The second section comprises four articles addressing the issues of professionalization and hindrance of university autonomy in the South by means of socio-historical analyses. Diego Pereyra reconstructs the history of a research study—carried out in 1950 in 18 Latin-American countries—dedicated to the understanding of the characteristics and potential of the emerging middle class in the region, with the ultimate aim to analyze its effects in national development strategies. Anabella Abarzúa and Natalia Rizzo reflect on the consequences of technical assistance from international organizations for the formation of state cadres in Chile between 1950 and 1970, analyzing how initial approaches have been transformed over the years by the identification of local needs in public administration. Nicolás Gómez reviews Chilean sociologists’ strategies during the 1990s to legitimize their professional activities via their inclusion in disciplinary circuits, both nationally and internationally. Sylvie Didou shows looks into Mexico’s different scenarios of change with respect to the contemporary internationalization of higher education and scientific research. She offers insightful arguments for a new understanding of scientific migration in peripheral countries. The third section is centered around knowledge production experiences and the relationships of international academic dependency. Adriana Gómez uses the concept of “decoloniality” to describe how academic dependency remains an obstacle to both researching and building solutions for socio-environmental issues and conflicts (p. 115). Víctor Algañaraz and Fabiana Bekerman analyze how the allocation of economic resources by international organizations affects the way in which scientific priorities are established in a peripheral country. Ayokunle Olumuyiwa explores the dynamics of internal (national) prestige of Nigerian scientists through the inclusion of their publications in “international circuits” of scientific validation (p. 144). Finally, Pablo Kreimer questions the “internationalization” of knowledge with its effectiveness in solving local problems.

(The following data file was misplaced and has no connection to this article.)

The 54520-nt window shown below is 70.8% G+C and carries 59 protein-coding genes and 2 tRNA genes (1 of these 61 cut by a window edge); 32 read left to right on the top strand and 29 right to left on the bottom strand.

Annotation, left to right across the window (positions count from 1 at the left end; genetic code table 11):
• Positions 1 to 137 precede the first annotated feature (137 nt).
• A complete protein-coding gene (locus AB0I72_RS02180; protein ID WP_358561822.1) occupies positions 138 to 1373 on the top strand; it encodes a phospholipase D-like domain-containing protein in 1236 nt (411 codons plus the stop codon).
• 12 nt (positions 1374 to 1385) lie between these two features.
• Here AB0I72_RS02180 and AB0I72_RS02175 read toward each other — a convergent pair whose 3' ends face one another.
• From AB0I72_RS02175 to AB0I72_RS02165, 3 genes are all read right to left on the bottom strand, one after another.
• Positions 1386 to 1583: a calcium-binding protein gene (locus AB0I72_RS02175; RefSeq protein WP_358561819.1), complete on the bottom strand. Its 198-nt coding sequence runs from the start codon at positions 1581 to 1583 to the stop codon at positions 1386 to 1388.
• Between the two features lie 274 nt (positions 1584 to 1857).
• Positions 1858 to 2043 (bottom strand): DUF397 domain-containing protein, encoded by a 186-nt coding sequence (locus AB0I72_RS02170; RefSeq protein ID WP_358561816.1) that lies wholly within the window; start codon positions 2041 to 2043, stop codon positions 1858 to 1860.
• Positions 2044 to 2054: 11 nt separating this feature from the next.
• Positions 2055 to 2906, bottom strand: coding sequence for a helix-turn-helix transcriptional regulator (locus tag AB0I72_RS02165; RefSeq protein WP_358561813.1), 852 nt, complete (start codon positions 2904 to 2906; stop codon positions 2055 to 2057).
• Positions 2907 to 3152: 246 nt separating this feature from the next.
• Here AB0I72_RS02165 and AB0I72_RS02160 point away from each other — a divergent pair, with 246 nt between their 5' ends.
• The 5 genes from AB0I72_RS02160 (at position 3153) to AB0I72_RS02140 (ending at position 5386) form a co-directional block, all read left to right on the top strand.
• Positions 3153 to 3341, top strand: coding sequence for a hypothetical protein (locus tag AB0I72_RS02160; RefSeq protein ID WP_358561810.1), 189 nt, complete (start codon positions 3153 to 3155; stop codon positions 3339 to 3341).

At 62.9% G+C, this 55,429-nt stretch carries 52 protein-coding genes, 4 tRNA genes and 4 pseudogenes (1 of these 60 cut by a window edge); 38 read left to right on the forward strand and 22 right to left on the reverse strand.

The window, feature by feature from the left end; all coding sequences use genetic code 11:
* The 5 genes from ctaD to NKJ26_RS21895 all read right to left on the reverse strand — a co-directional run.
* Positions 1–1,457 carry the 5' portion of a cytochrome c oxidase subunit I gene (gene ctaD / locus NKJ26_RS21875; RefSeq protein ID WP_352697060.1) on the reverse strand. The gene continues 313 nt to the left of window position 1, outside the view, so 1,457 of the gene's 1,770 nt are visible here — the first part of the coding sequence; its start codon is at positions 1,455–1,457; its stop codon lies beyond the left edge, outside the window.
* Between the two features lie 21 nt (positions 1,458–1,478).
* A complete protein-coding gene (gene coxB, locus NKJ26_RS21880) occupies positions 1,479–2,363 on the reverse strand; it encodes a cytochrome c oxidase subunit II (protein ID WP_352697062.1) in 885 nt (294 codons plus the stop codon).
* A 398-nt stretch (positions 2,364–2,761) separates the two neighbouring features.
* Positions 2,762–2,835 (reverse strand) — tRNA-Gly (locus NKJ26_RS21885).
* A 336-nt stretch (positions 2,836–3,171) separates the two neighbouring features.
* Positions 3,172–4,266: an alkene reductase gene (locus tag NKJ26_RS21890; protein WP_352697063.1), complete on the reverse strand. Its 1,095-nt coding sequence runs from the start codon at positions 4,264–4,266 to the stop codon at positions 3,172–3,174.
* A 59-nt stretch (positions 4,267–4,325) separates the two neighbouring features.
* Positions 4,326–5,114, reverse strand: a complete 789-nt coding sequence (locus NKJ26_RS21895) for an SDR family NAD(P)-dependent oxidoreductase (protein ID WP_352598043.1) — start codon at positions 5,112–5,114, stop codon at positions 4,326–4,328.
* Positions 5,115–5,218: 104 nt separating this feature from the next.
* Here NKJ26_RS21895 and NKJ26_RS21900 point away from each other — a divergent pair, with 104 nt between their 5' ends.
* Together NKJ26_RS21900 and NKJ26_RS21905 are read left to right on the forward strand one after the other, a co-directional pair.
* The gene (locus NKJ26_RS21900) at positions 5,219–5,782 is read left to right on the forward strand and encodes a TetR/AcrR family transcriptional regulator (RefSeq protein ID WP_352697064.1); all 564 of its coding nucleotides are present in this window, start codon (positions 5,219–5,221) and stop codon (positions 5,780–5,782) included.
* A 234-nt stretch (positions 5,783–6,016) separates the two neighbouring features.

In the fourth and final section, Marcela Mollis proposes a model that integrates notions such as global-universal and localparticular for a comparison of national education systems aiming to construct adequate educational models for countries in the South. Susan Mbula reviews Kenya’s educational system and discloses the structural consequences of adjustment programs induced by international organizations. Márcia Lima explores the changes in planning and regulation of Brazilian higher education, focusing on affirmative action’s seeking to expand and diversify educational opportunities, which have resulted in the strengthening of educational capabilities.